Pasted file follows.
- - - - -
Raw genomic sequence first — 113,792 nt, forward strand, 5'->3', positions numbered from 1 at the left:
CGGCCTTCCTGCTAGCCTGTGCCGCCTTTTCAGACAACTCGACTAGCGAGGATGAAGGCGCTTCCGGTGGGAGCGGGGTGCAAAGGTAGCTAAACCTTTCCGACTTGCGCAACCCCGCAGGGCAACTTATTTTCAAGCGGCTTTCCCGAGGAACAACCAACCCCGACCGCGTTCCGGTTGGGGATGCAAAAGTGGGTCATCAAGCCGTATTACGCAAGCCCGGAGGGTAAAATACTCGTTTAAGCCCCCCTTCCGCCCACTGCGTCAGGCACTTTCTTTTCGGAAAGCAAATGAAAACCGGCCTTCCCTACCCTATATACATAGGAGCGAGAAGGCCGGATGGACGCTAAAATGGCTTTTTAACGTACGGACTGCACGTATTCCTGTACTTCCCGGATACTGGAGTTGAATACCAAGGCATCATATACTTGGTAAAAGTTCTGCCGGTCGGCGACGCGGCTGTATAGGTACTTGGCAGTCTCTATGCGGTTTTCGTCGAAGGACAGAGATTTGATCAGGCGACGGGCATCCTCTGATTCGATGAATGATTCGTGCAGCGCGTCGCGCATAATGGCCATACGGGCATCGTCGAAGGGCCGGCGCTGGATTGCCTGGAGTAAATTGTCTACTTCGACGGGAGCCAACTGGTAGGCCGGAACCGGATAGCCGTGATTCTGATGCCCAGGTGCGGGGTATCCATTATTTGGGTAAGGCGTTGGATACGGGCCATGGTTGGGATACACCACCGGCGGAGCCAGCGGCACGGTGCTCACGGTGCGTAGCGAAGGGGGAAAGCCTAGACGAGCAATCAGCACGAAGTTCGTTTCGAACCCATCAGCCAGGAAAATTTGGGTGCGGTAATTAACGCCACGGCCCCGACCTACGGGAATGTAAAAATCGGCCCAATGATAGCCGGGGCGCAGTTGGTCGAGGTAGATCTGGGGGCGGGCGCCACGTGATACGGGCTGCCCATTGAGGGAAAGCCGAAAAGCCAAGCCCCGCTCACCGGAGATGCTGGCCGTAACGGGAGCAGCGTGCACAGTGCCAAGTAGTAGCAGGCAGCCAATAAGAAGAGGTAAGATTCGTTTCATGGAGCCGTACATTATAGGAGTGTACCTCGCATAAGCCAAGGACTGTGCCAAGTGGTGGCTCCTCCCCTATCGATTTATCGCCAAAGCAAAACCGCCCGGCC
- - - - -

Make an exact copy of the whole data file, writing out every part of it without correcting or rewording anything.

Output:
Raw genomic sequence first — 113,792 nt, forward strand, 5'->3', positions numbered from 1 at the left:
CGGCCTTCCTGCTAGCCTGTGCCGCCTTTTCAGACAACTCGACTAGCGAGGATGAAGGCGCTTCCGGTGGGAGCGGGGTGCAAAGGTAGCTAAACCTTTCCGACTTGCGCAACCCCGCAGGGCAACTTATTTTCAAGCGGCTTTCCCGAGGAACAACCAACCCCGACCGCGTTCCGGTTGGGGATGCAAAAGTGGGTCATCAAGCCGTATTACGCAAGCCCGGAGGGTAAAATACTCGTTTAAGCCCCCCTTCCGCCCACTGCGTCAGGCACTTTCTTTTCGGAAAGCAAATGAAAACCGGCCTTCCCTACCCTATATACATAGGAGCGAGAAGGCCGGATGGACGCTAAAATGGCTTTTTAACGTACGGACTGCACGTATTCCTGTACTTCCCGGATACTGGAGTTGAATACCAAGGCATCATATACTTGGTAAAAGTTCTGCCGGTCGGCGACGCGGCTGTATAGGTACTTGGCAGTCTCTATGCGGTTTTCGTCGAAGGACAGAGATTTGATCAGGCGACGGGCATCCTCTGATTCGATGAATGATTCGTGCAGCGCGTCGCGCATAATGGCCATACGGGCATCGTCGAAGGGCCGGCGCTGGATTGCCTGGAGTAAATTGTCTACTTCGACGGGAGCCAACTGGTAGGCCGGAACCGGATAGCCGTGATTCTGATGCCCAGGTGCGGGGTATCCATTATTTGGGTAAGGCGTTGGATACGGGCCATGGTTGGGATACACCACCGGCGGAGCCAGCGGCACGGTGCTCACGGTGCGTAGCGAAGGGGGAAAGCCTAGACGAGCAATCAGCACGAAGTTCGTTTCGAACCCATCAGCCAGGAAAATTTGGGTGCGGTAATTAACGCCACGGCCCCGACCTACGGGAATGTAAAAATCGGCCCAATGATAGCCGGGGCGCAGTTGGTCGAGGTAGATCTGGGGGCGGGCGCCACGTGATACGGGCTGCCCATTGAGGGAAAGCCGAAAAGCCAAGCCCCGCTCACCGGAGATGCTGGCCGTAACGGGAGCAGCGTGCACAGTGCCAAGTAGTAGCAGGCAGCCAATAAGAAGAGGTAAGATTCGTTTCATGGAGCCGTACATTATAGGAGTGTACCTCGCATAAGCCAAGGACTGTGCCAAGTGGTGGCTCCTCCCCTATCGATTTATCGCCAAAGCAAAACCGCCCGGCC